Langmuir, Vol.28, No.49, 16927-16932, 2012
Competition of Hydrophobic Steroids with Sodium Dodecyl Sulfate, Dodecyltrimethylammonium Bromide, or Dodecyl beta-D-maltoside for the Dodecane/Water Interface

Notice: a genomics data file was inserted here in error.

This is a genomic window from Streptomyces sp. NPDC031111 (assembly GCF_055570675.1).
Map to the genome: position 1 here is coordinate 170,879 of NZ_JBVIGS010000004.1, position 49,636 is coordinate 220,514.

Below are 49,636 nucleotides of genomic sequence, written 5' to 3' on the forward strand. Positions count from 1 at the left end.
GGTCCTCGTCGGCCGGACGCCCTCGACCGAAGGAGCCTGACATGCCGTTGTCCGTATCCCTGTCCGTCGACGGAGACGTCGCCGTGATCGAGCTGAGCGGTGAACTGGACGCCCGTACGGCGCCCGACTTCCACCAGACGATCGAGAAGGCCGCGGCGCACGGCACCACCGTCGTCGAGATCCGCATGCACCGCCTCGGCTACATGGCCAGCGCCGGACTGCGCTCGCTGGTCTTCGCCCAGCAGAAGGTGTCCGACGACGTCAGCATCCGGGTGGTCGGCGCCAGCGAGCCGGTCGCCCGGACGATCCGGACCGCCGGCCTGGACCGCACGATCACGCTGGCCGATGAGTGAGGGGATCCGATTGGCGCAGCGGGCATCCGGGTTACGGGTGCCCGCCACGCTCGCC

The surface tension lowering abilities of insoluble steroids, progesterone and testosterone, were examined at the dodecane/water interface in the presence and absence of surfactants, sodium dodecyl sulfate, dodecyltrimethylammonium bromide, and dodecyl maltoside. In the absence of these surfactants, the steroids significantly lowered the interfacial tension while exhibiting no activity at the air/water and air/dodecane surfaces. Further, in mixtures of surfactants and steroids, significant enhancement of interfacial tension lowering was observed. At a sufficiently high concentration of surfactant, no further lowering of tension was observed in the presence of the steroids. The synergistic effects on interfacial tension of steroids and surfactants were characterized by the free energy of transfer to the interface of each solute based on a two-dimensional solution equation of state. Assuming no significant interaction between the steroids and the surfactants in the interface, predictions of interfacial tensions were made based on the calculated free energies of transfer and interfacial area occupied. Good agreement was found between the predicted values and experimental values for interfacial tension. The results of these studies show that progesterone and testosterone, molecules not normally thought of as surface active, exhibit significant interfacial activity and can successfully compete with surfactants for the dodecane/water interface.